- "Slow Fade to Black." Bob Hope Presents the Chrysler Theater,
NBC. 3/27/64. Shades of "Patterns," about a veteran
film producer (Rod Steiger) who is forced out of the business he helped
- Also during this time, Serling created and wrote a critically acclaimed
drama called The
Loner which lasted just a season. Set in the aftermath
of the Civil War, it starred Lloyd Bridges as a former Union soldier who
wanders the West helping those he encounters along the way.
- Night Gallery. World Premiere
Theater, NBC. 11/8/69. The classic pilot for Serling's horror
anthology show is a trio of episodes: "The Cemetery,"
"Eyes" (Steven Spielberg's first directing assignment), and
"Escape Route." The pilot is included in the DVD
release of Night Gallery's First Season.
Other acclaimed Night Gallery episodes written by Serling:
- "The Doll."
- "The Caterpillar."
- "They're Tearing Down Tim Riley's
Bar" -- In an interview shortly before his death, Serling
considered this and Requiem for a Heavyweight to be his best work.
- "The Messiah of Mott Street.
- "Green Fingers."
- "Cool Air."
- "Camera Obscura."
first season of Night Gallery was released in August 2004, with subsequent
seasons to follow.
OTHER TELEPLAYS WRITTEN DURING THIS ERA:
- "A Storm in Summer." Hallmark
Hall of Fame, NBC. 2/6/70. Critically praised story of an
Elderly Jewish butcher (Peter Ustinov) who befriends a young black boy from
the ghetto (N'Gai Dixon). Serling was nominated for the Emmy but lost,
though Ustinov and the program won. In February 2000, Showtime aired a remake
of the program starring Peter Falk.
- During this time Serling wrote for a short-lived (and extremely obscure)
Aaron Spelling series called The
Rod Serling never achieved as much success in film as he did in television;
the two media are different and Serling excelled at the smaller form. He
did, however, have a few notable successes on the big screen. The
following list includes all the produced screenplays he wrote, or those for
which he provided the story. Each title is linked to the Internet Movie
Database, where full information can be found.
(1956). The director and most of the cast from the live television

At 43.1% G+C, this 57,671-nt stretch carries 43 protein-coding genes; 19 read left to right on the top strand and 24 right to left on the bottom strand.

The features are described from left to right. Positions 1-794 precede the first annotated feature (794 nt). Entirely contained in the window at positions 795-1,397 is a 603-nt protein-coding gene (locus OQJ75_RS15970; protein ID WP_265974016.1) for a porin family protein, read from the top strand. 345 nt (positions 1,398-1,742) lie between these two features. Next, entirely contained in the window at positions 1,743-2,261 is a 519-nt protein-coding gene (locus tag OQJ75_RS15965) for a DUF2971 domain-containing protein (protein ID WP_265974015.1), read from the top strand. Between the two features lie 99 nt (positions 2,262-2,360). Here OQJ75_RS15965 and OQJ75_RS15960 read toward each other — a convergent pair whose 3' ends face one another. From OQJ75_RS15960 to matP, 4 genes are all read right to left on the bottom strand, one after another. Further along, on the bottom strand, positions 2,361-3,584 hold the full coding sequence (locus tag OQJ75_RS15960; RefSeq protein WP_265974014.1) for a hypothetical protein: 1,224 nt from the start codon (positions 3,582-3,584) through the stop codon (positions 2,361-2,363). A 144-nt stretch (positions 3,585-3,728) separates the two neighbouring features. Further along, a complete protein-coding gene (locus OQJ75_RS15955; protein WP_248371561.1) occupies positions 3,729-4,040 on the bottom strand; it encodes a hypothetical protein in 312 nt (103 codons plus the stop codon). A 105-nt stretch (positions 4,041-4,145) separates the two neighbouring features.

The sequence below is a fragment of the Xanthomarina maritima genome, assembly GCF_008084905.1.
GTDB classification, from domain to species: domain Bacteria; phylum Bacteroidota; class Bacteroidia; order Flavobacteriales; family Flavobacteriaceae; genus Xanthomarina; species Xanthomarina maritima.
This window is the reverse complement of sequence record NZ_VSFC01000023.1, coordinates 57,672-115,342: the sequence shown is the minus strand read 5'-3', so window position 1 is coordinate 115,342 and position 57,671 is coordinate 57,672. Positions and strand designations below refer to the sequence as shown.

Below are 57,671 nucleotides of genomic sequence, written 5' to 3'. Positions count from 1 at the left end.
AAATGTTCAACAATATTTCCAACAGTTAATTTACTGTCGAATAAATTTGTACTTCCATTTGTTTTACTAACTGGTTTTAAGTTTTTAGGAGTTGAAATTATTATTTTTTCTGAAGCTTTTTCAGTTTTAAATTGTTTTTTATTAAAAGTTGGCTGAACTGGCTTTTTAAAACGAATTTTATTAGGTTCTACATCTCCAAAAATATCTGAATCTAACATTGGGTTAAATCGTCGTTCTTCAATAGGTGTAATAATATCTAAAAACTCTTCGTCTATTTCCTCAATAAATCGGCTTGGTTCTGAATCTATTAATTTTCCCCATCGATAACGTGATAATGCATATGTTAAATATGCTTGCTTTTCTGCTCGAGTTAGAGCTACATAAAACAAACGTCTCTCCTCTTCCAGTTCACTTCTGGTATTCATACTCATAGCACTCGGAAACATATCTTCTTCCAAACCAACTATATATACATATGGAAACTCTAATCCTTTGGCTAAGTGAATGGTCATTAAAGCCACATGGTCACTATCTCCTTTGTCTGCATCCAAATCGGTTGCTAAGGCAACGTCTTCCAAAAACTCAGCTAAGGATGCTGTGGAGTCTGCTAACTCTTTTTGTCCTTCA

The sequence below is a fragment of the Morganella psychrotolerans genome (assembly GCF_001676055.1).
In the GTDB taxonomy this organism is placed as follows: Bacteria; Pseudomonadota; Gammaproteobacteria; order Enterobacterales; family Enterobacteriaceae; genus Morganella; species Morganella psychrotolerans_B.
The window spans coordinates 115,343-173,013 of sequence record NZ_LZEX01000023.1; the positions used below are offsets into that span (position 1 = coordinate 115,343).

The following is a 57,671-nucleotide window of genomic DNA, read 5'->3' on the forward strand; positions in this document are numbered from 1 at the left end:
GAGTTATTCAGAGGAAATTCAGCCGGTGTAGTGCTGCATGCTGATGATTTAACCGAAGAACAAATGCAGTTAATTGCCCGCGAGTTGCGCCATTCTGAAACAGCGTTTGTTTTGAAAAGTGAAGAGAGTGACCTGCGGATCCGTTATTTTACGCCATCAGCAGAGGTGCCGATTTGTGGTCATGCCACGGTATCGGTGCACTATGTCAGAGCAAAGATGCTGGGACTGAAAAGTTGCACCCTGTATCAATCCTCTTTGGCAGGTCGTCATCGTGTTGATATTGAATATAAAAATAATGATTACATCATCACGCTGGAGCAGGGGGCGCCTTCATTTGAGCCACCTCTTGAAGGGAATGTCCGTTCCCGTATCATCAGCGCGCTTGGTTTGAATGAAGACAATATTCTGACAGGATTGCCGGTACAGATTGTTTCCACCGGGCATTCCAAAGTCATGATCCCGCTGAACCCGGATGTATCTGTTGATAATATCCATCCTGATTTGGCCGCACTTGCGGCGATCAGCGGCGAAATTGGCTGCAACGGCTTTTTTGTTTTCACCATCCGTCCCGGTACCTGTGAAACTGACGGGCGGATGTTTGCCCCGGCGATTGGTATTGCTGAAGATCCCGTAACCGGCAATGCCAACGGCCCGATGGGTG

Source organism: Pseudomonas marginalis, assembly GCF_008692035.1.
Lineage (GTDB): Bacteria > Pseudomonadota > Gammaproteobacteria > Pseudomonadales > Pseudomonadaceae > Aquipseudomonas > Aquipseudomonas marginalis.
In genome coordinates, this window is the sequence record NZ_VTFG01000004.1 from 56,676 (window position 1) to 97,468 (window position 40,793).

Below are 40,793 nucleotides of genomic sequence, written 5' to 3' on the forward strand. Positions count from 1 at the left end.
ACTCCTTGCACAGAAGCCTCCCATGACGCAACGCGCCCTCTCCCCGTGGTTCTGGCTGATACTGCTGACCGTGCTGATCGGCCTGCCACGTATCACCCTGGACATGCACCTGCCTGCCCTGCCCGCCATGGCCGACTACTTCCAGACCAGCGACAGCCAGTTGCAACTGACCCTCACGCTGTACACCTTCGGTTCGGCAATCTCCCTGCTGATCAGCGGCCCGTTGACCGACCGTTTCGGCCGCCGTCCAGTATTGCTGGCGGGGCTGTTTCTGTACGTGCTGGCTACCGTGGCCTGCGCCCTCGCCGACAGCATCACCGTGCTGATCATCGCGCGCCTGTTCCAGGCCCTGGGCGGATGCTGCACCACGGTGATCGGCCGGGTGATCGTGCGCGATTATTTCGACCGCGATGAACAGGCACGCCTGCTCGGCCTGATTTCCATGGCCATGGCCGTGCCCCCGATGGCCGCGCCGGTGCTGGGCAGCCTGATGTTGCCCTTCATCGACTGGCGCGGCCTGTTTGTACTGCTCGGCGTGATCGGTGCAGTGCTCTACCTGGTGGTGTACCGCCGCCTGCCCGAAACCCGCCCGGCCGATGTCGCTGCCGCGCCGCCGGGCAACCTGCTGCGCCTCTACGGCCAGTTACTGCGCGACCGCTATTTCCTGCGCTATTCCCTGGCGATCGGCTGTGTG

version returned for Serling's big screen treatment, which fared well
critically but not financially.
- The Rack
(1956). Paul Newman in one of his first film roles, as a former POW on
trial for treason. Based on Serling's 1955 teleplay of the same name,
though the screenplay was written by Stewart Stern.
- Saddle the Wind
(1957). Serling's first western, adapted from a Thomas Thompson story.
- Requiem for a Heavyweight (1962).
As in "Patterns," Serling adapted his own teleplay for the feature
version of "Requiem," but in the translation the entire cast was
revamped, replaced by Anthony Quinn, Jackie Gleason, Mickey Rooney, and
- The Yellow Canary
(1963). One of Serling's most bizarre (and worst) efforts, an
adaptation of a Whit Masterson novel about an obnoxious rock star (Pat
Boone!) who must rescue his kidnapped infant son.
- Seven Days in May
(1964). Serling scored perhaps his biggest success as a screenwriter
with this taut political thriller about a U.S. military plan to overthrow
the government. Based on the novel by Fletcher Knebel and Charles W.
Bailey II, and directed by John Frankenheimer.
- Let Us Continue (1964). Serling and William Froug collaborated on this United States Information Agency-commissioned documentary about the death
of John F. Kennedy.
- Assault on a Queen (1966).
Star Frank Sinatra hired Serling to write this ship heist picture, based on
Jack Finney's novel.
- Planet of the Apes
(1968). Serling and veteran screenwriter Michael Wilson fashioned
Pierre Boulle's novel into a cinematic classic.
- The Man
(1972). Serling's last major project, an adaptation of Irving
Wallace's novel about the first black man elected U.S. President (James Earl